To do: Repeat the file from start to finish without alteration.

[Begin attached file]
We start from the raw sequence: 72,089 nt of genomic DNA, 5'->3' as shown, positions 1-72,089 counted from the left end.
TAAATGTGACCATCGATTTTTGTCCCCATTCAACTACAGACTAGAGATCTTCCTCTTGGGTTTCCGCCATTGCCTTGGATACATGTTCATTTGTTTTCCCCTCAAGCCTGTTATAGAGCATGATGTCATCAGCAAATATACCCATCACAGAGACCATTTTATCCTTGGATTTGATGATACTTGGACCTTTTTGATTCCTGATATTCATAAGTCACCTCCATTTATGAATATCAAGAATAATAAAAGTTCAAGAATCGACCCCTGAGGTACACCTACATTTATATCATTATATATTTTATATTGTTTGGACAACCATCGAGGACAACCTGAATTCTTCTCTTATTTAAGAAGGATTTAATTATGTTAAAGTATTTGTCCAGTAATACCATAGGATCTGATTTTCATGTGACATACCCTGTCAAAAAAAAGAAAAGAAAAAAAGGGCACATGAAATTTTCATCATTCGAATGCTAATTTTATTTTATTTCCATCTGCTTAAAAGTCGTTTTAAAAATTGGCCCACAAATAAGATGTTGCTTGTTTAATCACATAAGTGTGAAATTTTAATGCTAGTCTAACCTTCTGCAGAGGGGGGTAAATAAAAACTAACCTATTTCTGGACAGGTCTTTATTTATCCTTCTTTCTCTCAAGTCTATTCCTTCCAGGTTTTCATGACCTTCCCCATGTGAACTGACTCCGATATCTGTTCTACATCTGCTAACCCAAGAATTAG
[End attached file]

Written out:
We start from the raw sequence: 72,089 nt of genomic DNA, 5'->3' as shown, positions 1-72,089 counted from the left end.
TAAATGTGACCATCGATTTTTGTCCCCATTCAACTACAGACTAGAGATCTTCCTCTTGGGTTTCCGCCATTGCCTTGGATACATGTTCATTTGTTTTCCCCTCAAGCCTGTTATAGAGCATGATGTCATCAGCAAATATACCCATCACAGAGACCATTTTATCCTTGGATTTGATGATACTTGGACCTTTTTGATTCCTGATATTCATAAGTCACCTCCATTTATGAATATCAAGAATAATAAAAGTTCAAGAATCGACCCCTGAGGTACACCTACATTTATATCATTATATATTTTATATTGTTTGGACAACCATCGAGGACAACCTGAATTCTTCTCTTATTTAAGAAGGATTTAATTATGTTAAAGTATTTGTCCAGTAATACCATAGGATCTGATTTTCATGTGACATACCCTGTCAAAAAAAAGAAAAGAAAAAAAGGGCACATGAAATTTTCATCATTCGAATGCTAATTTTATTTTATTTCCATCTGCTTAAAAGTCGTTTTAAAAATTGGCCCACAAATAAGATGTTGCTTGTTTAATCACATAAGTGTGAAATTTTAATGCTAGTCTAACCTTCTGCAGAGGGGGGTAAATAAAAACTAACCTATTTCTGGACAGGTCTTTATTTATCCTTCTTTCTCTCAAGTCTATTCCTTCCAGGTTTTCATGACCTTCCCCATGTGAACTGACTCCGATATCTGTTCTACATCTGCTAACCCAAGAATTAG